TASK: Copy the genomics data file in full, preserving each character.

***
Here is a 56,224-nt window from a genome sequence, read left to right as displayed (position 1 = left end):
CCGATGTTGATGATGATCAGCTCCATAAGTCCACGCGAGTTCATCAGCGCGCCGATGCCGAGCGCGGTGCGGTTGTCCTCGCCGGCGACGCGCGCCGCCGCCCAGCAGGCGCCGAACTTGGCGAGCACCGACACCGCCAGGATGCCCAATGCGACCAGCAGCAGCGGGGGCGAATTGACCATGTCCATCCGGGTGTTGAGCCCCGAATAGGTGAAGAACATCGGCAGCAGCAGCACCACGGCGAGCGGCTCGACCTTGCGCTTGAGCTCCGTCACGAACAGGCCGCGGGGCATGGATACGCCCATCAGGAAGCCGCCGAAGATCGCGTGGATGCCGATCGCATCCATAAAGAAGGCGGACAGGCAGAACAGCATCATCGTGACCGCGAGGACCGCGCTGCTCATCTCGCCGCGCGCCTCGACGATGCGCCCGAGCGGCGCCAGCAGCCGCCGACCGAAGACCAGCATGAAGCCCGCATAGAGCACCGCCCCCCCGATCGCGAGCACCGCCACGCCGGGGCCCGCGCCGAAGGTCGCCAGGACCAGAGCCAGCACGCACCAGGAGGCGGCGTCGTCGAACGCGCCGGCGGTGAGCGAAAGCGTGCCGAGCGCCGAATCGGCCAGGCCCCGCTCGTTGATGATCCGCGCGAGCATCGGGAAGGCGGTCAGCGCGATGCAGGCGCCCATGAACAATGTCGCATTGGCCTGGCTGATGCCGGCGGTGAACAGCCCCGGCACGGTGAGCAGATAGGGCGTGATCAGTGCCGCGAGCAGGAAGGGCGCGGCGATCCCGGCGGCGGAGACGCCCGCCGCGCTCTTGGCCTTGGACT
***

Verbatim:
Here is a 56,224-nt window from a genome sequence, read left to right as displayed (position 1 = left end):
CCGATGTTGATGATGATCAGCTCCATAAGTCCACGCGAGTTCATCAGCGCGCCGATGCCGAGCGCGGTGCGGTTGTCCTCGCCGGCGACGCGCGCCGCCGCCCAGCAGGCGCCGAACTTGGCGAGCACCGACACCGCCAGGATGCCCAATGCGACCAGCAGCAGCGGGGGCGAATTGACCATGTCCATCCGGGTGTTGAGCCCCGAATAGGTGAAGAACATCGGCAGCAGCAGCACCACGGCGAGCGGCTCGACCTTGCGCTTGAGCTCCGTCACGAACAGGCCGCGGGGCATGGATACGCCCATCAGGAAGCCGCCGAAGATCGCGTGGATGCCGATCGCATCCATAAAGAAGGCGGACAGGCAGAACAGCATCATCGTGACCGCGAGGACCGCGCTGCTCATCTCGCCGCGCGCCTCGACGATGCGCCCGAGCGGCGCCAGCAGCCGCCGACCGAAGACCAGCATGAAGCCCGCATAGAGCACCGCCCCCCCGATCGCGAGCACCGCCACGCCGGGGCCCGCGCCGAAGGTCGCCAGGACCAGAGCCAGCACGCACCAGGAGGCGGCGTCGTCGAACGCGCCGGCGGTGAGCGAAAGCGTGCCGAGCGCCGAATCGGCCAGGCCCCGCTCGTTGATGATCCGCGCGAGCATCGGGAAGGCGGTCAGCGCGATGCAGGCGCCCATGAACAATGTCGCATTGGCCTGGCTGATGCCGGCGGTGAACAGCCCCGGCACGGTGAGCAGATAGGGCGTGATCAGTGCCGCGAGCAGGAAGGGCGCGGCGATCCCGGCGGCGGAGACGCCCGCCGCGCTCTTGGCCTTGGACT